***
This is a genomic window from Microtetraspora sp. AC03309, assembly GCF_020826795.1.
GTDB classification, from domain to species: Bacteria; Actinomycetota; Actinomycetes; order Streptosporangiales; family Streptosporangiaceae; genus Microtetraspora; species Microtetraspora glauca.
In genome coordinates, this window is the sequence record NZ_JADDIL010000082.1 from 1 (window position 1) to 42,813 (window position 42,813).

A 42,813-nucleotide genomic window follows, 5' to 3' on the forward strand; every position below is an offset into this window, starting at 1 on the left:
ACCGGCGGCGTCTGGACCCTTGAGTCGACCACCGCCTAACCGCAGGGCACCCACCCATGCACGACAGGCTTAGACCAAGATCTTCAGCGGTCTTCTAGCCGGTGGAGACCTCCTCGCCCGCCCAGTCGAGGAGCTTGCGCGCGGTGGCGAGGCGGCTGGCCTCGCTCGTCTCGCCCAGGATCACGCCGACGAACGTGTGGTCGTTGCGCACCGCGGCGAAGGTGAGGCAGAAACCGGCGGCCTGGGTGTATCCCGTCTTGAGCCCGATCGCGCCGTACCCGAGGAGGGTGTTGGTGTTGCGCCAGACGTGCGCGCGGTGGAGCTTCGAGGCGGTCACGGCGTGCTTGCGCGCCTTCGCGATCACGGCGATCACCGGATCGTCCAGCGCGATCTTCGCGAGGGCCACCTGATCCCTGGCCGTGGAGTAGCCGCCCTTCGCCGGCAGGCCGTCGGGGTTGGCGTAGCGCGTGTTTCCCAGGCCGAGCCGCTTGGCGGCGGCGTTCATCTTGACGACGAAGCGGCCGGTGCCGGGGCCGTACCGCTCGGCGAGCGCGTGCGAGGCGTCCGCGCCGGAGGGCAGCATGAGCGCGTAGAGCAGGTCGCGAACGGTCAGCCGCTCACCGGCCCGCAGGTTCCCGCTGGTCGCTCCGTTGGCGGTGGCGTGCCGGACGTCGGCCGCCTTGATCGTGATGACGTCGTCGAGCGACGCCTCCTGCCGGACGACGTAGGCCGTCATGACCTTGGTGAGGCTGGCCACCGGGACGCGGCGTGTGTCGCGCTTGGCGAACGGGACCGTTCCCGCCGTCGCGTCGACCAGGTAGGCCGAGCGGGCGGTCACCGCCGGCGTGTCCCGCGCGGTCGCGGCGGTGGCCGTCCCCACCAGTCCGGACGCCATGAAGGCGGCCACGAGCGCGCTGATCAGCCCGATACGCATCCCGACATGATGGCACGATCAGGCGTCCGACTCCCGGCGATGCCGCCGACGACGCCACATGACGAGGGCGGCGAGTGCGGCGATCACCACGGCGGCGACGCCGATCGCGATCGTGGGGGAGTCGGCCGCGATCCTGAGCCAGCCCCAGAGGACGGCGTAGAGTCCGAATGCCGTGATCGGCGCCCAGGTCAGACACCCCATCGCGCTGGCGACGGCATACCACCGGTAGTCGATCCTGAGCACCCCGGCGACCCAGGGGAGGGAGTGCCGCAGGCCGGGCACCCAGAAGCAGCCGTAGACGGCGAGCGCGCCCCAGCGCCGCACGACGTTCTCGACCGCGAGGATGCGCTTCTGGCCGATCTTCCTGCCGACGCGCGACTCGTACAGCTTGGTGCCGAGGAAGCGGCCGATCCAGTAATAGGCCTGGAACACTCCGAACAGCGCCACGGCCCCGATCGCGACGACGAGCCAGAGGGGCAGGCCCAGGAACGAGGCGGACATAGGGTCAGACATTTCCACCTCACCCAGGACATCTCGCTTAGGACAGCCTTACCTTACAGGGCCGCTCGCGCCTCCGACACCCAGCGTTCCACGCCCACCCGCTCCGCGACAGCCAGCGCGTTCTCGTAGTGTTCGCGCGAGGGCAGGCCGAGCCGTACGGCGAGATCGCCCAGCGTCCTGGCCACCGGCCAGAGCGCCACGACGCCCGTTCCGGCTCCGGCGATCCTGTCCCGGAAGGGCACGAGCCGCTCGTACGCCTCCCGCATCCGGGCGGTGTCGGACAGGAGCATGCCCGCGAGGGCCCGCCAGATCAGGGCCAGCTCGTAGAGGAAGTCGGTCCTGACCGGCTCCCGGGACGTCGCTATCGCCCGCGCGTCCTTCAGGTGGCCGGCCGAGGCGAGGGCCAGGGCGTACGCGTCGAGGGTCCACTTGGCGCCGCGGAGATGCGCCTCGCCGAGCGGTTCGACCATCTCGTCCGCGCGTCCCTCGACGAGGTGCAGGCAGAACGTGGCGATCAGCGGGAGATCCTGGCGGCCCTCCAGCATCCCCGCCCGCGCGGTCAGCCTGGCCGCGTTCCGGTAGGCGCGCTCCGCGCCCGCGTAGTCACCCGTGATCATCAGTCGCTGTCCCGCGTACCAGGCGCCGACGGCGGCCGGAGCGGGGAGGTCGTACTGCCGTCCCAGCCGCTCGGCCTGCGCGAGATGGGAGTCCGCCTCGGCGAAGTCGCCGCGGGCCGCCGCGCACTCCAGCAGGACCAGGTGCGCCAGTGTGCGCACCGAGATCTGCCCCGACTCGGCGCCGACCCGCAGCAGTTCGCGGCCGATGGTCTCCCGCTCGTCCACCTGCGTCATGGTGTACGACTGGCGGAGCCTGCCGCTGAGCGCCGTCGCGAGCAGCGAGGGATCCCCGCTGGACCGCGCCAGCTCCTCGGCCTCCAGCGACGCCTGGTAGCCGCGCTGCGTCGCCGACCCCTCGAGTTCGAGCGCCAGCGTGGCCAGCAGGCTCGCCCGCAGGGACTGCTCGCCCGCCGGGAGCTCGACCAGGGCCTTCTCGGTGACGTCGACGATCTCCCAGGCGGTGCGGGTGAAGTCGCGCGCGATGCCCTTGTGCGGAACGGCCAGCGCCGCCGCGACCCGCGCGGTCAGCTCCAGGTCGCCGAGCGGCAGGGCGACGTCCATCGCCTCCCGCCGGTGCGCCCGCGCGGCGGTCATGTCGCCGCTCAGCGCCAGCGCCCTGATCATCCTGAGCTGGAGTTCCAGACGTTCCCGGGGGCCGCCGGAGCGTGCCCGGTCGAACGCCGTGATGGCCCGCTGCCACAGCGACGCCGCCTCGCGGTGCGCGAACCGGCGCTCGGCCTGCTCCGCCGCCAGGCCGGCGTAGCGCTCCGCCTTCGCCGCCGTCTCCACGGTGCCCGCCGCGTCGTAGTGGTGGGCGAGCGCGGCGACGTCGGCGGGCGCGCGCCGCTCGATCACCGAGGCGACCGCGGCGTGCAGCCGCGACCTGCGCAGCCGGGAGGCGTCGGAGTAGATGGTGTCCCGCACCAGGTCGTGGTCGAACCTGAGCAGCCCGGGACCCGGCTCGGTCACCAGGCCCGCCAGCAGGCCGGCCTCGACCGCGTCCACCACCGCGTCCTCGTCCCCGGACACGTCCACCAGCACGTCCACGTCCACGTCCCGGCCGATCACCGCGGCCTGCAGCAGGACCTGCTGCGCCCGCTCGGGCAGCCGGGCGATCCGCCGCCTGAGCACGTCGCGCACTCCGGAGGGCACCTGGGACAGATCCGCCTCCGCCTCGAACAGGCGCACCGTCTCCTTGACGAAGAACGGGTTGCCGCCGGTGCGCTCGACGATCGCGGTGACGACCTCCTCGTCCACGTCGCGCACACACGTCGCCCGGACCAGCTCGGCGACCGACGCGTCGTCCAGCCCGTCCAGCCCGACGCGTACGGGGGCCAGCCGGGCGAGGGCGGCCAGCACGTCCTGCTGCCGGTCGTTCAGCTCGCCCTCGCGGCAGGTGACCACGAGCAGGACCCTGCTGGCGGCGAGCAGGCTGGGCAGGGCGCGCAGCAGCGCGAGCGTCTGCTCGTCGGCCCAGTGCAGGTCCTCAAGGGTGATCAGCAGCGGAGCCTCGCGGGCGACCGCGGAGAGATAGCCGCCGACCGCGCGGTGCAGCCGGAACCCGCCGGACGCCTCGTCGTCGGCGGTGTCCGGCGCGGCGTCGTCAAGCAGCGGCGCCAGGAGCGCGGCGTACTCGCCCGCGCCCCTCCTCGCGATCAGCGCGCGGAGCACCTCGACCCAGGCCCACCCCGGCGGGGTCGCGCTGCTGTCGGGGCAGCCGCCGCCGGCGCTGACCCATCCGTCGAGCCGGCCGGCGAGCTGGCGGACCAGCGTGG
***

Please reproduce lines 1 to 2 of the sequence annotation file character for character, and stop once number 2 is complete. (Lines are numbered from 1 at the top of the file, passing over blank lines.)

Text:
This is a genomic window from Microtetraspora sp. AC03309, assembly GCF_020826795.1.
GTDB classification, from domain to species: Bacteria; Actinomycetota; Actinomycetes; order Streptosporangiales; family Streptosporangiaceae; genus Microtetraspora; species Microtetraspora glauca.